DVI cables replace VGA and are being replaced by HDMI and DisplayPort. Here is the inside information on DVI cables.
The picture on the left shows a DVI single link cable suitable for images up to 1920 × 1200 pixels at 60 Hz refresh rate, also known as WUXGA. These cables have a bandwidth of 3.96 gigabit per second. A Dell screen failed to work properly at that resolution with a single link cable.
The picture on the right shows a DVI dual link cable suitable for images up to 2560 × 1600 pixels at 60 Hz refresh rate, also known as WQXGA. Dual link cables have a bandwidth of 7.92 gigabit per second. A Dell screen work properly at the the lower single link resolution only when using the dual link cable.
There is an option to include an ancient VGA signal in the DVI cable so that cheap displays can fake DVI by using a DVI cable but actually reading the VGA signal. If you have a small old monitor using the VGA link, toss the monitor in the recycling bin.
How do you detect the VGA part. Look at the cable. Look at the wide flat pin on one side. If there are four little pins clustered around the wide flat pin then you have dinosaur VGA. Toss the cable in the recycling bin so the copper can be used for a worthwhile purpose. If your monitor does not work with a proper DVI cable then toss out the monitor.
HDMI is fast replacing DVI because HDMI has a built in system to restrict your use of the content you buy. With DVI you can buy a movie on disk then watch it as many times as you like. No matter what rubbish the movie manufacturers put into the disk and the disk reader, you can capture the video output to disk and watch the video repeatedly. HDMI adds an extra locked up section to the video chain and makes it harder to capture the video. HDMI lets the pirates in the movie industry sell you a movie on disk then charge you again every time you try to watch the movie.
DisplayPort is a potential replacement for DVI and competes against HDMI. DisplayPort has real advantages over HDMI for computer displays and computer manufacturers want to use DisplayPort. Movie manufacturers do not like DisplayPort because the DisplayPort content usage restriction system is optional and movie manufacturers would not be able to force you to pay for a movie you already own.
2 meter (6 foot) DVI cables can cost over AU$50 but perform no better than $20 cables because the signal is digital. The signal gets through so long as there is an uninterrupted connection. I tested my existing 1.5 metre and 2 metre cables from $25 up to nearly $60 and all produced intermittent results when using a Dell monitor connected to a variety of computers. A 5 metre cable should be worse because the extra length weakens the signal but a new $20 5 metre cable worked better than all the other cables and solved the regular failures of the Dell rubbish.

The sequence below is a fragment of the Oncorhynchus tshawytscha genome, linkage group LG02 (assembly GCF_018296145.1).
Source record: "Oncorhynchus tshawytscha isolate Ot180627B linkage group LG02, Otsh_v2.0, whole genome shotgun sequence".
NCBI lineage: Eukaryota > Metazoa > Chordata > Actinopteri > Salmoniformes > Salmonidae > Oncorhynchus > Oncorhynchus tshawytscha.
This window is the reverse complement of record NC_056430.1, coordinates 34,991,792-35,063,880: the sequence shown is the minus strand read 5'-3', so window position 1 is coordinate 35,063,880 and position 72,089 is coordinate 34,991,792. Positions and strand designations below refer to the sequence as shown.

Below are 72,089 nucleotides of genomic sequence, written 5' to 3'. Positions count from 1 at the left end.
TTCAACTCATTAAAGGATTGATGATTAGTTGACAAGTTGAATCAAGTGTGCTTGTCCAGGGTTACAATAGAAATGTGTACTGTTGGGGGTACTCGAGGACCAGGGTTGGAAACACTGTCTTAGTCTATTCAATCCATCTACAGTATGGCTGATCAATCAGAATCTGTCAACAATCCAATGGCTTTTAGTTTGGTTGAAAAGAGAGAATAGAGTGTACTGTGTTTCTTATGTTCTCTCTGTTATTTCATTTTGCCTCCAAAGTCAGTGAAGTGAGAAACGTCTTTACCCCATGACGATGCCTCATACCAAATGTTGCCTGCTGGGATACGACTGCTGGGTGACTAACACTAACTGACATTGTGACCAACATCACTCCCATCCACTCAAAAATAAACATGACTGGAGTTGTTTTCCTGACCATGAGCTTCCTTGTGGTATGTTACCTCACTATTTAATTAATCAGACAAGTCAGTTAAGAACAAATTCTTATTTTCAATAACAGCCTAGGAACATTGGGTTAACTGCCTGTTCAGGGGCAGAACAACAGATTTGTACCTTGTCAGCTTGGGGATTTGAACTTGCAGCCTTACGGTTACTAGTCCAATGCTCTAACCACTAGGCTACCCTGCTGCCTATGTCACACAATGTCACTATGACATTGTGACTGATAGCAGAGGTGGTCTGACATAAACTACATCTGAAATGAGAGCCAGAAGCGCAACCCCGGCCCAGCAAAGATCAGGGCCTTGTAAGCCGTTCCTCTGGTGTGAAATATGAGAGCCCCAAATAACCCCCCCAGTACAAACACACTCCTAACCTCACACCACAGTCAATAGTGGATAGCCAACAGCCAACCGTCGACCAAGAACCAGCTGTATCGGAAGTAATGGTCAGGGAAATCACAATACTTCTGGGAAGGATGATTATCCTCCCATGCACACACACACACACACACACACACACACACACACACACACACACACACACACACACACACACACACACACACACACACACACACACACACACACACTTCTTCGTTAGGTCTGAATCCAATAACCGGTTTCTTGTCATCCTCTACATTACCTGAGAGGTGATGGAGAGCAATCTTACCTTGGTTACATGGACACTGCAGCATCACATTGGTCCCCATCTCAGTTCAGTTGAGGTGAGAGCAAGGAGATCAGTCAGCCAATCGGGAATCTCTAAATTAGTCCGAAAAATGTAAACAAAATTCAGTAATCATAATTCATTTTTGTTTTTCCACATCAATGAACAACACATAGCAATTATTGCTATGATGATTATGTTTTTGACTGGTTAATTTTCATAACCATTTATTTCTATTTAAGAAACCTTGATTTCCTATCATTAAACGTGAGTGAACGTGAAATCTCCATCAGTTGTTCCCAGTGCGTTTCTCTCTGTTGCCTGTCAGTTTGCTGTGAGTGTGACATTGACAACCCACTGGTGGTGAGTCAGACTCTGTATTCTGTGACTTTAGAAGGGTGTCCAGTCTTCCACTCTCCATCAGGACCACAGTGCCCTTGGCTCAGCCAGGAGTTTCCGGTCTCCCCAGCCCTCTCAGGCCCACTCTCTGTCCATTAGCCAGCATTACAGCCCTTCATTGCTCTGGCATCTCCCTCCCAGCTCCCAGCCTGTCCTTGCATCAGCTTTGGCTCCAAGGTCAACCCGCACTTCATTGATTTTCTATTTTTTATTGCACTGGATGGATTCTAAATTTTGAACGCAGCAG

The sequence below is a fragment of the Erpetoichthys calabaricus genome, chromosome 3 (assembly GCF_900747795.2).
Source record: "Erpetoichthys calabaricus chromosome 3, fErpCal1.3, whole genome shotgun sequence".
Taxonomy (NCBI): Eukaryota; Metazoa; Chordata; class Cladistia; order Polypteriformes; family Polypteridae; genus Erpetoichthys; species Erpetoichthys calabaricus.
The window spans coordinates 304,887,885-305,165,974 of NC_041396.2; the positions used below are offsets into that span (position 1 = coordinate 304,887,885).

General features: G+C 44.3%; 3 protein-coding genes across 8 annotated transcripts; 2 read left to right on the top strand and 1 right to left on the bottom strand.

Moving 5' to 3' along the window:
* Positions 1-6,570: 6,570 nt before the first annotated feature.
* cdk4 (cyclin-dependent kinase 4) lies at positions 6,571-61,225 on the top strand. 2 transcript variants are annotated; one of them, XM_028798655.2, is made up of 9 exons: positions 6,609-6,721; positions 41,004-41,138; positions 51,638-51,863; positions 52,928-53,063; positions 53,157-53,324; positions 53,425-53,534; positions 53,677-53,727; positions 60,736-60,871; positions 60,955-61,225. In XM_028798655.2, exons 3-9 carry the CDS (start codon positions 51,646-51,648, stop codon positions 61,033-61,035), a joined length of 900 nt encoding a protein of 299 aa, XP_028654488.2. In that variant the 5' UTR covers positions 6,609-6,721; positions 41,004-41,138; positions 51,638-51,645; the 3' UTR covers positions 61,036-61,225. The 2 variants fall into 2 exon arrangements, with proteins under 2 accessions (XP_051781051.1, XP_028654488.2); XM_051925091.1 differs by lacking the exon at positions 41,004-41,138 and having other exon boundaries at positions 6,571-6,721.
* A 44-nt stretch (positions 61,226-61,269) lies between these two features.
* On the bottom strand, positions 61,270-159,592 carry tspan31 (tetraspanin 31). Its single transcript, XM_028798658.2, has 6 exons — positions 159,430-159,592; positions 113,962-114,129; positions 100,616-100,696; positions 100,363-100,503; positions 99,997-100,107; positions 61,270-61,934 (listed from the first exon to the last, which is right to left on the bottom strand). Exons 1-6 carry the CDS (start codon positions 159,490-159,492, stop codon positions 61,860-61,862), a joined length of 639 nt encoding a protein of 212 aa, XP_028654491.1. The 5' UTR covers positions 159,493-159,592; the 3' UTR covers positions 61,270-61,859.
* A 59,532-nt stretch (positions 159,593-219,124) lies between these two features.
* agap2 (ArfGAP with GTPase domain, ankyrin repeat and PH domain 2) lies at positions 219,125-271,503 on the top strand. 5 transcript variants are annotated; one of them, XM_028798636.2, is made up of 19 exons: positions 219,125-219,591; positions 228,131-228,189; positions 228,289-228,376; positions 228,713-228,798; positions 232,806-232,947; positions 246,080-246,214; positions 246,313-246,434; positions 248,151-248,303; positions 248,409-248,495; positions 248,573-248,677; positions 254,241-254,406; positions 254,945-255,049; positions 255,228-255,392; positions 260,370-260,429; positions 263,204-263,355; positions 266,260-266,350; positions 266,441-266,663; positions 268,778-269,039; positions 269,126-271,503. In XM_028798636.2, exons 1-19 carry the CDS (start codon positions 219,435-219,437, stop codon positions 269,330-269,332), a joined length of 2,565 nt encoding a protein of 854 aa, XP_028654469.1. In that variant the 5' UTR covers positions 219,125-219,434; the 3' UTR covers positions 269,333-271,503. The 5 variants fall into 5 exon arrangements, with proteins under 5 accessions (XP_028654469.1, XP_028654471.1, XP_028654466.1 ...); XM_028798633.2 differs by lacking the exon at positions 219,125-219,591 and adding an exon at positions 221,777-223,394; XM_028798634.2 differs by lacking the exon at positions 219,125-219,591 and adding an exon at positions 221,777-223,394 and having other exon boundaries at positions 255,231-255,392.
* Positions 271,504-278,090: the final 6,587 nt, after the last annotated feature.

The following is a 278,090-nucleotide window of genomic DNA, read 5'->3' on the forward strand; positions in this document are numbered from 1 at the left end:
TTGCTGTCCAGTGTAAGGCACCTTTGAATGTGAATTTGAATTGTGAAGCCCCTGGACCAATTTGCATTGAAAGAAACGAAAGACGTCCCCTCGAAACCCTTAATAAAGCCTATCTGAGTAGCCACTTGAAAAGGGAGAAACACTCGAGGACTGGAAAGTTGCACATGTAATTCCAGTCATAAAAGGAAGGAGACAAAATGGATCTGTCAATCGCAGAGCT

Note that testing included using several cables supplied with the Dell monitor. Dell supplied their standard DVI cable and it failed. They added in free a special extra expensive Belkin cable, probably because of complaints about the monitor, but still the Dell failed.
The main difference with the $20 cable is the modern manufacturing standards. When all the fancy brands rushed their manufacturing into China, a lot of second rate products filled the expensive branded boxes. Today the standard Chinese cable manufacturers can make a quality tested product for almost the same nothing price as the cheap rubbish. You could probably buy most brands today and find an improvement, except perhaps in a few big American brands where they seem to prefer to spend money on marketing instead of fixing their products.
If quality is related to cost then quality has nothing to do with the success of a cable for standard use. Gold contacts make a difference if you live in a humid environment because the gold contacts stop corrosion. Do you live near the ocean or sweat a lot? Those gold contacts will resist the fine salt residue you can get on the cable contacts during handling. In most cases another part of your system will fail from moisture or salt before the video cable fails.
You need good electrical shielding if you use your computer in a machine shop or use long cables. Dual link cables appear to be better shielded than single link cables or the extra link wires might absorb stray signals. A cable with a suppressor magnet at each end will help. The following picture shows a magnet around the cable near the plug.
For very long cable runs, perhaps from the front of a lecture hall to the projector at the back in the ceiling, you should use a repeater link designed for the long run, not a DVI cable.
If you constantly disconnect and reconnect cables then look for cables with phillips head plug screws. Constant use could include lecture rooms where every presenter plugs in a different laptop and business/conference centres where big displays are moved from meeting room to meeting room every day. The Anyware cable has a slot in the screw heads for a flat head screwdriver but not the little cross slot for a phillips head screwdriver. Flat head screwdrivers are a waste of time compared to phillips head.
That constant disconnection and reconnection will break the screw heads if they are made of soft plastic. You do not want the screw head to break the first time an inexperienced customer applies too much force to the screw head. A small amount of plastic chipped off the Anyware cable and I expect it would not last a year of daily reconnection but it is so inexpensive you could buy two for less than the cost of some branded alternatives plus some of those expensive brands use plastic that is too soft for frequent use.
Quality DVI cables are not expensive. Dual link is almost the same price and is the better option. New cables are usually better than the rubbish inflicted on us when DVI first arrived. Buy a spare for frequent connection.